Amid ongoing scrutiny over parent company Meta’s plan to implement full encryption by default across all of its messaging apps, WhatsApp has launched a new promotional campaign which aims to drum home the importance of privacy for users, with an exaggerated example of how your unprotected messages can be accessed.
Over 5.5 billion texts are sent every day.— WhatsApp (@WhatsApp) January 30, 2022
All personal. All unencrypted. ????
On WhatsApp, end-to-end encryption ???? ensures that no one can read or listen to your personal messages—not even us.
Are you messaging privately? pic.twitter.com/vRMphDjrEU
As you can see, WhatsApp’s new ad campaign equates the lack of security around SMS text messaging to people being able to read your physical mail. Which is a bit of a stretch, but the emphasis has some merit. You wouldn’t want people reading your letters, yet certain third-party providers can intercept text messages, which, in some ways, is similar.
Though it’s interesting timing. Right now, Meta is in the midst of integrating all of its messaging platforms (WhatsApp, Messenger and Instagram Direct) into one platform, which would enable you to access your inbox from any of these apps on the other, and carry on conversations with friends across each.
A bi-product of that is that each of its messaging options now has to upgrade to full encryption, as offered by WhatsApp, in order to facilitate equally secure messaging across each surface.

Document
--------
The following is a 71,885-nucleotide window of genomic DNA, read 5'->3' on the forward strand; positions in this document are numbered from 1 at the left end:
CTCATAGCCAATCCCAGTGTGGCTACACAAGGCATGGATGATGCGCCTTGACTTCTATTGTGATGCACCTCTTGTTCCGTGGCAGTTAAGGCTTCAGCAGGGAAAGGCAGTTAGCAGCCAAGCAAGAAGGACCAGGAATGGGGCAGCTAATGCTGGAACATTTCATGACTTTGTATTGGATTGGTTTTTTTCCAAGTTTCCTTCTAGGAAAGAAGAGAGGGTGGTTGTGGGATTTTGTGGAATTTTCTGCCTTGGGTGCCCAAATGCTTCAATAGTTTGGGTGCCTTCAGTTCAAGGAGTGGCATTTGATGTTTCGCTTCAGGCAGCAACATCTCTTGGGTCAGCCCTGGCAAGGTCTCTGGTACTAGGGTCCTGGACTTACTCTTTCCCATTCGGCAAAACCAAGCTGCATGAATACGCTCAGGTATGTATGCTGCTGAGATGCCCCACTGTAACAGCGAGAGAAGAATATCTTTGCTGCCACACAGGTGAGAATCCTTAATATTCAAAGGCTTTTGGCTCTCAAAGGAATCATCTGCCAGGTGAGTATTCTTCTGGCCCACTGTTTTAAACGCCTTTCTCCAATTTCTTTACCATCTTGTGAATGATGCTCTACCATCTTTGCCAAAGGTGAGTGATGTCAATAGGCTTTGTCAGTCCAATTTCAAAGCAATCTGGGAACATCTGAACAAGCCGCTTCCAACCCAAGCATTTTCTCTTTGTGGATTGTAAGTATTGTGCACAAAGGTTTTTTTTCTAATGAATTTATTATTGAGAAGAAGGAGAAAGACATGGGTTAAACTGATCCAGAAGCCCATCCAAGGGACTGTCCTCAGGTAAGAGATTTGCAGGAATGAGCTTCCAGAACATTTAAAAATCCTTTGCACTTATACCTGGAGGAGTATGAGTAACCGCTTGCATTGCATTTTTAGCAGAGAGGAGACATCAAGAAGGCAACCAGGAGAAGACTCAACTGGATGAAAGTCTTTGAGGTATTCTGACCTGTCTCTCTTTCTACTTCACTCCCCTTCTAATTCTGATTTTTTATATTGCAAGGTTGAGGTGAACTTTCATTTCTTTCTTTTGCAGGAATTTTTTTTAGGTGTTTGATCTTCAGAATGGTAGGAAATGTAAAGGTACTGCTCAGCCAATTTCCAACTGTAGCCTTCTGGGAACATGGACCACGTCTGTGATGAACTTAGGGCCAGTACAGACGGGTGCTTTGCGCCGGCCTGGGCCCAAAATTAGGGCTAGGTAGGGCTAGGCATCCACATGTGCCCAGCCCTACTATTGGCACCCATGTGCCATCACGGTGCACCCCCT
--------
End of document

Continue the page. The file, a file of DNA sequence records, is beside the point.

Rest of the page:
Government representatives and law enforcement groups in almost every country have raised concerns about this shift, which they believe will limit the capacity of criminal investigations. If there’s no way of anyone being able to trace or access these types of exchanges, either internally or externally, that, essentially, would give free, undetectable reign to criminal organizations, enabling them to utilize Meta’s massive network to organize, mobilize and exchange illegal material, without fear of consequence.
The counter to this concern is the rising push to give users more rights to control their privacy and their personal data online.
The European Union has spent years implementing advanced privacy laws to protect people’s digital data, while a recent report from the UK Information Commissioner found that encrypting communications actually strengthens online safety by reducing people’s exposure to threats, like blackmail, while also allowing businesses to share private exchanges.
And there is clearly a desire for more privacy from consumers. WhatsApp already has over 2 billion users, and is seeing steady growth in the US, as discussions around online privacy become more prominent.
But that could also be a result of more groups switching to private messaging to avoid detection. Last August, Meta moved to ban WhatsApp users linked to the Taliban under its Dangerous Organizations policy, so there is still seemingly some recourse for the most extreme examples of such, where they can be detected.
But full encryption would significantly limit that process.
Is that a good thing, in that it offers more protection for users, or a bad thing, in that it could facilitate criminal activity?
Either way, it seems like Meta is pushing ahead, and while Government groups look to scare the public into opposing full encryption (the UK Government’s recent proposed campaign was pretty horrifying), it may be that amid all the discussion around polarization and purported manipulation by the mainstream media that more people actually want to secure their conversations from any type of outside interference.
This new push from WhatsApp will certainly stoke those fires even more, and it’ll be interesting to see if it results in an increase in WhatsApp take-up as a result.